Ryan-Murray deal hits younger, future military retirees

December 12, 2013

by Tom Philpott

The yearly value of a 20-year military retirement would be cut for the current force steadily until age 62 under a COLA cap provision in the “bipartisan” budget deal struck by Rep. Paul Ryan (R-Wis.) and Sen. Patty Murray (D-Wash.), the House and Senate budget committee chairmen.

The cumulative effective would be to cut the lifetime value of military retirement by roughly $83,000 for a typical enlisted member who retires at age 40 after 20 years’ service.  The typical officer retiring at age 42 after 20 would lose about $124,000.

That’s according to retired Air Force Col. Michael F. Hayden, director of government relations for Military Officers Association of America.  Hayden also serves are co-chair of The Military Coalition, an umbrella group of more than 30 military and veteran associations, rushing to try to kill the deal.

Targeted in Ryan-Murray deal is full inflation protection for “working age” military retirees, those younger than 62.  Retirees 62 and older would continue to get annual cost-of-living adjustments (COLAs) that match inflation as measured by the government’s Consumer Price Index.

Retirees younger than 62, and future retirees including currently serving members, would see yearly COLAs in retirement cut by one-percentage point below inflation until age 62.  At that point they would receive a one-time catch up in their annuity to restore lost purchasing power going forward into old age.

The Ryan-Murray deal, said Hayden, reneges on assurances by Congress in setting up the Military Compensation and Retirement Modernization Commission last year, as well as promises from President Obama and his defense secretaries, that any substantive changes to retirement would be “grandfathered,” impacting only future generations of members.  Current retirees or serving members were to be protected.

The budget deal, said Hayden, “basically shoots the grandfather.”

“I have to think anyone who signed on to this doesn’t understand the full effect it will have on purchasing power of promised retired pay,” Hayden said.  The message being sent to the current force and younger retirees is, he said, “they just changed the rules on the benefit you signed up for.”

To do so without the armed services committee holding a single hearing, and without any analysis conducted on the impact on force readiness, said Hayden, is “absolutely insane.”

“You have a group of lawmakers not affiliated with the military that completely backdoor these changes,” Hayden said.

Murray serves on the Senate appropriations subcommittee on defense and the veterans affairs committee, which she chaired for a few years until becoming budget committee chairman last year.

Hayden said The Military Coalition was rushing to try to stop the budget deal from becoming law.  He wasn’t optimistic.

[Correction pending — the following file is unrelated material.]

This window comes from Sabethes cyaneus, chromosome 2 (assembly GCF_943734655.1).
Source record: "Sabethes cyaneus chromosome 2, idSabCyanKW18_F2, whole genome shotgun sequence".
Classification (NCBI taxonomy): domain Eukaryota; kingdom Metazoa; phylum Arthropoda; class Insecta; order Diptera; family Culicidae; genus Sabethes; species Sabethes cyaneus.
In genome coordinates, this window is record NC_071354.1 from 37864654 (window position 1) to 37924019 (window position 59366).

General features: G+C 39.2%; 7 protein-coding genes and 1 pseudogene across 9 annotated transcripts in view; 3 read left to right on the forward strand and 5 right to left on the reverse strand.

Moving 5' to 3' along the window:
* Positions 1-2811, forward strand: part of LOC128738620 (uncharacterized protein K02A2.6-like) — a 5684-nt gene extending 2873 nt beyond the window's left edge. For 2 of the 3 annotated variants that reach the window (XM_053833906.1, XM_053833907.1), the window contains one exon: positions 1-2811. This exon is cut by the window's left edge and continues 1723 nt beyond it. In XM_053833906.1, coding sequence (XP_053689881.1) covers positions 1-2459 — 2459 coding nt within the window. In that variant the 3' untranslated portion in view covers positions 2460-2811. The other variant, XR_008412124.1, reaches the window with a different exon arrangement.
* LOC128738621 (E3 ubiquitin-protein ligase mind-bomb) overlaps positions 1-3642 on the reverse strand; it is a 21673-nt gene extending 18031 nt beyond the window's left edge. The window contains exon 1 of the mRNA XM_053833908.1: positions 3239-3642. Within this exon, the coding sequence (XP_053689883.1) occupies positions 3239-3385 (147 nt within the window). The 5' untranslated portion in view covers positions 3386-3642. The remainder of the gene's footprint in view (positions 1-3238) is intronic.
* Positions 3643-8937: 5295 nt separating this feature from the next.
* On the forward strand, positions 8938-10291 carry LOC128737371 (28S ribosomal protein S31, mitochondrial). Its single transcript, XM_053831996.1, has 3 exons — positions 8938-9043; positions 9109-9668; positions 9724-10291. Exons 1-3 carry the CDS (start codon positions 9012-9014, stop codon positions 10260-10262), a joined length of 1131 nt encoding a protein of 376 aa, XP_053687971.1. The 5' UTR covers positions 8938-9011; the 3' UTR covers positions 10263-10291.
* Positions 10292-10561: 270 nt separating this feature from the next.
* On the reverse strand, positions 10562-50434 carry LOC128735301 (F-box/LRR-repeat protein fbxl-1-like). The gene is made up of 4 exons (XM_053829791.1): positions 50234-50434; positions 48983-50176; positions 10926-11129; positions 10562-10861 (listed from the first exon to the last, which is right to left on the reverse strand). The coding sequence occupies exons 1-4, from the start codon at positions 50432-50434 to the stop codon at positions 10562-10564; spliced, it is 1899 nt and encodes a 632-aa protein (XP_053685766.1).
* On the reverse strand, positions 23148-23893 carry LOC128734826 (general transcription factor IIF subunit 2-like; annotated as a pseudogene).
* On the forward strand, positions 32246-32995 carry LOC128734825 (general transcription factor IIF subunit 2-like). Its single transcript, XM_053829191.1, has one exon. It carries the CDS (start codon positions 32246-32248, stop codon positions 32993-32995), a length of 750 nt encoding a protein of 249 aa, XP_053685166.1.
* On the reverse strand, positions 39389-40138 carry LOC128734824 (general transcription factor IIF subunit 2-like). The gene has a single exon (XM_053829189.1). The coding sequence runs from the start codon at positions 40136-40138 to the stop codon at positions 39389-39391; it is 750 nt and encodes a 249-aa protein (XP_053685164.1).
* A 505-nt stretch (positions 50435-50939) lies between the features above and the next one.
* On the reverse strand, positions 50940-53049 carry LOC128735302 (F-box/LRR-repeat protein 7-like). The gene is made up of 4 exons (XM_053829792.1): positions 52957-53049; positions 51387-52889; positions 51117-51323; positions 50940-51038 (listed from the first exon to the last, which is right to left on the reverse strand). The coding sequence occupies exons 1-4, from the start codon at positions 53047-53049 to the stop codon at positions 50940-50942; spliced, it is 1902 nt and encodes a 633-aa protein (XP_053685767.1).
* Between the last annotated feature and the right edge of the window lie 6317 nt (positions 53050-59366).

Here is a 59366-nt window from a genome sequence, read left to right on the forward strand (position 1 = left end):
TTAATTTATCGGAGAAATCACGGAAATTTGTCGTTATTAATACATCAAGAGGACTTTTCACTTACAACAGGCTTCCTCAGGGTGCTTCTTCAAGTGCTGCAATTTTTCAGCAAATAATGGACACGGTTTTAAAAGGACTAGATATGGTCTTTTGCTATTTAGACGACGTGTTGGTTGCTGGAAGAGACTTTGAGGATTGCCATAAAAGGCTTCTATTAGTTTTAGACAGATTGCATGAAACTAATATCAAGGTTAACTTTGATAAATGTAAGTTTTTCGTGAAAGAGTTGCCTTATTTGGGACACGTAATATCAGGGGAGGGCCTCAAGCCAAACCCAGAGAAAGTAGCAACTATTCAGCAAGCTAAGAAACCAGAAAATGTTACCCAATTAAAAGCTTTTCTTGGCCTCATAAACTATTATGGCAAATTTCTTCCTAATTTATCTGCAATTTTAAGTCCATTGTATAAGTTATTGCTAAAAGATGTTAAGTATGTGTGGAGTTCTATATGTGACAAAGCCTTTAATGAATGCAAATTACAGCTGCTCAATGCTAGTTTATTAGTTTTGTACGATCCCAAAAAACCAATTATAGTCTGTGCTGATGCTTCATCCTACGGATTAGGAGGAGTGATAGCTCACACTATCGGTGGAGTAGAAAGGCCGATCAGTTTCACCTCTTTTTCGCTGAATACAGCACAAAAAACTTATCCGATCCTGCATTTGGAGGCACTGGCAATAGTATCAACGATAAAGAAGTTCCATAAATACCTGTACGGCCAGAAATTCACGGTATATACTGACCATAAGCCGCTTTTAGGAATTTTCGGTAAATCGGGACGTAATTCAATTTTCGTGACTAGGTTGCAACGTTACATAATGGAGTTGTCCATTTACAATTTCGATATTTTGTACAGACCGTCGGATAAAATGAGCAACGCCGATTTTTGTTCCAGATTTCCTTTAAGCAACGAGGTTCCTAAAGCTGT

“They basically are putting a lump of coal in the stocking and running out for the holidays,” Hayden said.

Hayden said this would have “a significant impact on members and their families looking to make the military a career.”  The long-term financial impact is enough to change minds “on whether to stay in the military.”

Congress and the White House seemed unaware of the hornet nest they had kicked inside the military community.

At a press conference late Tuesday, Ryan and Murray congratulated themselves on reaching a deal that takes a first step toward reducing the deficit through bipartisan compromise, eases across-the-board sequestration cuts to federal programs, including defense, and protects their “core beliefs.”

For him, Ryan said, those are no tax increases and replacing arbitrary cuts of sequestration with “smart, targeted reforms.”

“We eliminate waste.  We stop sending checks to criminals.   We cut corporate welfare. We reform some mandatory programs and we start to make real reforms in these autopilot programs that are the drivers of our debt in the first place,” Ryan said.  One “autopilot” program, in his view, appears to be full COLAs for working-age military retirees.

“For younger military retirees, we trim their cost-of-living adjustment just a bit,” explains a fact sheet released by Ryan’s committee.   “It’s a modest reform for working-age military retirees.”

The first capped COLAs would take effect in January 2016.

President Obama called the deal “balanced” and “a good first step” to replace sequestration which has “harmed students, seniors and middle-class families and served as a mindless drag on our economy over the last year.”

The deal, the president continued in a written statement, includes “targeted fee increases and spending cuts designed in a way that doesn’t hurt our economy or break the ironclad promises we’ve made to our seniors.”

Murray said the deal would cut $6 billion from military retirement over 10 years, and another $6 billion from federal civilian retirement by forcing new hires with fewer than five years’ federal service to contribute an additional 1.3 percent of salary toward their pensions.

“We think it’s only fair that hard-working taxpayers who paid for the benefits that our federal employees receive are treated fairly as well,” said Ryan. “We also believe it’s important that military families as well as non-military families are treated equally and fair.”

The Federal Employees Retirement System (FERS), which took effect in 1987, only provides full inflation protection in years when the CPI increase is two percent or less.  If inflation is between two to three percent, COLA for is set at two percent.   If the CPI is more than three percent, COLAs for FERS are set one percent below the CPI.

Advocates for military retirees argue that FERS wasn’t imposed on career employees.  They could stay under a system still paying full COLAs.

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